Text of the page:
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1 Corinthians 5:8

    1 Corinthians 5:8 Translations

    King James Version (KJV)

    Therefore let us keep the feast, not with old leaven, neither with the leaven of malice and wickedness; but with the unleavened bread of sincerity and truth.

    American King James Version (AKJV)

    Therefore let us keep the feast, not with old leaven, neither with the leaven of malice and wickedness; but with the unleavened bread of sincerity and truth.

    American Standard Version (ASV)

    wherefore let us keep the feast, not with old leaven, neither with the leaven of malice and wickedness, but with the unleavened bread of sincerity and truth.

    Basic English Translation (BBE)

    Let us then keep the feast, not with old leaven, and not with the leaven of evil thoughts and acts, but with the unleavened bread of true thoughts and right feelings.

    Webster's Revision

    wherefore let us keep the feast, not with old leaven, neither with the leaven of malice and wickedness, but with the unleavened bread of sincerity and truth.

    World English Bible

    Therefore let us keep the feast, not with old yeast, neither with the yeast of malice and wickedness, but with the unleavened bread of sincerity and truth.

    English Revised Version (ERV)

    wherefore let us keep the feast, not with old leaven, neither with the leaven of malice and wickedness, but with the unleavened bread of sincerity and truth.

    Definitions for 1 Corinthians 5:8

    Let - To hinder or obstruct.
    Malice - Ill-will; badness.

    Clarke's Commentary on 1 Corinthians 5:8

    Therefore let us keep the feast - It is very likely that the time of the passover was now approaching, when the Church of Christ would be called to extraordinary acts of devotion, in commemorating the passion, death, and resurrection of Christ; and of this circumstance the apostle takes advantage in his exhortation to the Corinthians. See the Introduction, Section 12.

    Not with old leaven - Under the Christian dispensation we must be saved equally from Judaism, heathenism, and from sin of every kind; malice and wickedness must be destroyed; and sincerity and truth, inward purity and outward holiness, take their place.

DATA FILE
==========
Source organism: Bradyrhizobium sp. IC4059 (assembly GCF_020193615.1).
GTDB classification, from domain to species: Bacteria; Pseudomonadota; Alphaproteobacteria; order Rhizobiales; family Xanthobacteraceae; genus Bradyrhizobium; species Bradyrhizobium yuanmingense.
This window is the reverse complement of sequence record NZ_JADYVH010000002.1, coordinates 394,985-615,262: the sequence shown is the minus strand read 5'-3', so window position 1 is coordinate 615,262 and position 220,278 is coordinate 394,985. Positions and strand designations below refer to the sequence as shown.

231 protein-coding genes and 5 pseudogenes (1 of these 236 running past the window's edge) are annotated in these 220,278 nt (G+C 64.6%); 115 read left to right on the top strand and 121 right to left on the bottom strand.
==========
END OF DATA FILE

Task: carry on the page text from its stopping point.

The apostle refers here not more to wicked principles than to wicked men; let us keep the feast, not with the old leaven - the impure principles which actuated you while in your heathen state; neither with the leaven of malice and wickedness, κακιας και πονηριας, wickedness, radical depravity, producing unrighteousness in the life; nor with the persons who are thus influenced, and thus act; but with the unleavened bread, αλλ' εν αζυμοις, but with upright and godly men, who have sincerity, ειλικρινεια, such purity of affections and conduct, that even the light of God shining upon them discovers no flaw, and truth - who have received the testimony of God, and who are inwardly as well as outwardly what they profess to be.

    The word πονηριας, which we translate wickedness, is so very like to πορνειας, fornication, that some very ancient MSS. have the latter reading instead of the former; which, indeed, seems most natural in this place; as κακιας, which we translate malice, includes every thing that is implied in πονηριας, wickedness whereas πορνειας, as being the subject in question, see 1 Corinthians 5:1, would come more pointedly in here: Not with wickedness and fornication, or rather, not with wicked men and fornicators: but I do not contend for this reading.

    Barnes' Notes on 1 Corinthians 5:8

    Let us keep the feast - Margin, "Holy day" ἑορτάζωμεν heortazōmen. This is language drawn from the paschal feast, and is used by Paul frequently to carry out and apply his illustration. It does not mean literally the paschal supper here - for that had ceased to be observed by Christians - nor the Lord's Supper particularly; but the sense is "As the Jews when they celebrated the paschal supper, on the slaying and sacrifice of the paschal lamb, put away all leaven - as emblematic of sin - so let us, in the slaying of our sacrifice, and in all the duties, institutions and events consequent thereon, put away all wickedness from our hearts as individuals, and from our societies and churches. Let us engage in the service of God putting away by all evil."

    Not with the old leaven - Not under the influence, or in the indulgence of the feelings of corrupt and unrenewed human nature - The word "leaven" is very expressive of that former or "old" condition, and denotes the corrupt and corrupting passions of our nature before it is renewed.

    The leaven of malice - Of unkindness and evil - which would diffuse itself, and pervade the mass of Christians. The word "malice" (κακίας kakias) denotes "evil" in general.

    And wickedness - Sin; evil. There is a particular reference here to the case of the incestuous person. Paul means that all wickedness should be put away from those who had been saved by the sacrifice of their "Passover," Christ; and, therefore, this sin in a special manner.

    But with the unleavened bread ... - That is, with sincerity and truth. Let us be sincere, and true, and faithful; as the Jews partook of bread unleavened, which was emblematic of purity, so let us be sincere and true. It is implied here that this could not be done unless they would put away the incestuous person - No Christians can have, or give evidence of sincerity, who are not willing to put away all sin.